Power meters have been prevalent in cycling since Greg Lemond brought SRM to the mainstream in the 1980's. They revolutionised the way that cyclists measure their training & performance and completely revolutionised the sport. Most racing cyclists won't even leave the house without their power meters!
Excitingly, it seems the same thing is about to happen with running. Two running power meter systems have recently come to light; Stryd and RPm2. Funnily enough they both claim to be the first to market.If both live up to their marketing hype then they will offer runners a consistent and reliable metric to measure their training by.
Most athletes will know that heart rate is far too variable day by day to rely on. Too many coffees or a change in temperature can easily send you a dozen beats per minute higher for the same effort the previous day. The same goes for measuring your run training by pace. A change in terrain or wind can easily alter your speed for the same effort.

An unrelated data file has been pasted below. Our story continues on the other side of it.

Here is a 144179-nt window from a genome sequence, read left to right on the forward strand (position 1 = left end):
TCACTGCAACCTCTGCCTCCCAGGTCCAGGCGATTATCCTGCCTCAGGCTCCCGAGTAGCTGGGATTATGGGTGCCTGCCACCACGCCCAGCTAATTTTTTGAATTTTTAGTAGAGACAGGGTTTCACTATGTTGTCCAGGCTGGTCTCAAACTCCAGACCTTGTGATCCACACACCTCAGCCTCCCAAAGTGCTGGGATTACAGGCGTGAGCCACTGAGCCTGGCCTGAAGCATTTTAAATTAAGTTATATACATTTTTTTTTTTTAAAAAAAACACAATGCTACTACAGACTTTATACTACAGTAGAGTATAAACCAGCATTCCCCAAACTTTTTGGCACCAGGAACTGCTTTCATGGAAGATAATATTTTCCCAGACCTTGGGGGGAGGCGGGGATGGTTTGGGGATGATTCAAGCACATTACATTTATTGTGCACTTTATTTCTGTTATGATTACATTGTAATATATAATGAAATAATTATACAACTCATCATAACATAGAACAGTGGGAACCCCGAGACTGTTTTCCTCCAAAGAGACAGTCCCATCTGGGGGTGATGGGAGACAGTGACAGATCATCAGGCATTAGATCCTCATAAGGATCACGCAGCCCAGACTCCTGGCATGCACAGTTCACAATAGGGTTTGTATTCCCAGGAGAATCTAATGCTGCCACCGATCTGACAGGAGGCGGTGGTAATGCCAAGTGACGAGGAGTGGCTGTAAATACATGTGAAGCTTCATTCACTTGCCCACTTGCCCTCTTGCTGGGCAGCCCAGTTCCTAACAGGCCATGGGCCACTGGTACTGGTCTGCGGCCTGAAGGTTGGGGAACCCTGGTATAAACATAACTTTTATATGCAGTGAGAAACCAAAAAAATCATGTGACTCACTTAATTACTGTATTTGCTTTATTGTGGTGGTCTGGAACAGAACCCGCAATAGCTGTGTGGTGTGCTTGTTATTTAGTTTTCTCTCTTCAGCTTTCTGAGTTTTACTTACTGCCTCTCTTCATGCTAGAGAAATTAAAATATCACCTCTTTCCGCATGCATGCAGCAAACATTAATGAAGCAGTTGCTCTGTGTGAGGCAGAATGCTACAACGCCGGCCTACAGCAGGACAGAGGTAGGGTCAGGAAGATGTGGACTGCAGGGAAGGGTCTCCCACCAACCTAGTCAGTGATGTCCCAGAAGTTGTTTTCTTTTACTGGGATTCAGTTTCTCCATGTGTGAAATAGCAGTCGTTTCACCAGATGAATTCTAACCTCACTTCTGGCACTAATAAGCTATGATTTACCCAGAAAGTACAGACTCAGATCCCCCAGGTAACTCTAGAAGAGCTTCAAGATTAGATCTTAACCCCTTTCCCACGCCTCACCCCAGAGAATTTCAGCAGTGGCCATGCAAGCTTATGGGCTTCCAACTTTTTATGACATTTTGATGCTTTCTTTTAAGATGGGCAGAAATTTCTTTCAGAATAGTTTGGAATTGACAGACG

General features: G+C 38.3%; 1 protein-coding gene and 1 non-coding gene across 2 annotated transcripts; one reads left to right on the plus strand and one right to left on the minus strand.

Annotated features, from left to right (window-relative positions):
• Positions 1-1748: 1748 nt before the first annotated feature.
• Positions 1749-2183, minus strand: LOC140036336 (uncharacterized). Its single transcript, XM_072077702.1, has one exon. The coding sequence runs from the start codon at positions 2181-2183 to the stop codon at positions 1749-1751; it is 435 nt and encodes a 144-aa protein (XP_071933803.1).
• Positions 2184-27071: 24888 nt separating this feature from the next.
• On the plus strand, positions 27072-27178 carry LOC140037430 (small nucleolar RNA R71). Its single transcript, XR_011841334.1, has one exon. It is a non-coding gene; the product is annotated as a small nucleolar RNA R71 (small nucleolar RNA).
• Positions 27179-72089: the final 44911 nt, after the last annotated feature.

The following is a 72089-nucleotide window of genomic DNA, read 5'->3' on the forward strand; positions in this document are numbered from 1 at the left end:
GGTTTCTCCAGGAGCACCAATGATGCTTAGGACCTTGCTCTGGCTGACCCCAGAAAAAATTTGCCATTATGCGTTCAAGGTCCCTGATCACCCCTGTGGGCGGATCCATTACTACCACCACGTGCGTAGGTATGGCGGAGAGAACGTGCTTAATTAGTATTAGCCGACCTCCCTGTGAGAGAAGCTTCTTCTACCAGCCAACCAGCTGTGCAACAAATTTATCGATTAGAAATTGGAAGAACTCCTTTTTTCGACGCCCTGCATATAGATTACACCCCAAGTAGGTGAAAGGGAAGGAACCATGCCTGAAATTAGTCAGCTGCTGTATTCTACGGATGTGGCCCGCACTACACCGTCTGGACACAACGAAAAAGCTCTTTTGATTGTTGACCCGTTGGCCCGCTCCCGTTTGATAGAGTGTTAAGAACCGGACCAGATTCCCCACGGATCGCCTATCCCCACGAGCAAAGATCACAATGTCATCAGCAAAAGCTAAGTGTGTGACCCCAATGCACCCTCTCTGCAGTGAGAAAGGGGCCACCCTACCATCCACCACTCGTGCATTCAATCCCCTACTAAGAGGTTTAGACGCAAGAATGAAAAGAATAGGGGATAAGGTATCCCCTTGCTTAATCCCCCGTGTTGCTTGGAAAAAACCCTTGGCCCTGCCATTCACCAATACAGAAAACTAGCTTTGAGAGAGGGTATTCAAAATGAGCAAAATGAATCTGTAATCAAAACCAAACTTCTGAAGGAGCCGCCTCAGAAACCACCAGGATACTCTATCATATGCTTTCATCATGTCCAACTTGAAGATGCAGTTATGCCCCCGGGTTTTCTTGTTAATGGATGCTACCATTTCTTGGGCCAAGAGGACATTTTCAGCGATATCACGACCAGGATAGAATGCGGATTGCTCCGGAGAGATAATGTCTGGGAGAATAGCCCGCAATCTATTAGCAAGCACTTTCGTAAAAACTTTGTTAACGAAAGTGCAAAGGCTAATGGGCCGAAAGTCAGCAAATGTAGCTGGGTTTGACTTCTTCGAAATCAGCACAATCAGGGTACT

The golden nugget that a power meter provides is knowing for certain that your effort today is the same as your effort tomorrow. Knowing your maximum sustainable running power for one hour gives a far more accurate and reliable way to set training zones and ensure you're getting the right adaptions from every single run session.
I just hope they live up to the hype!
Power meters for running are a very new technology, and there is still a lot to learn ahead. However, to begin using it effectively to learn about your training and training response, you should begin as you would if you were using a cycling power meter.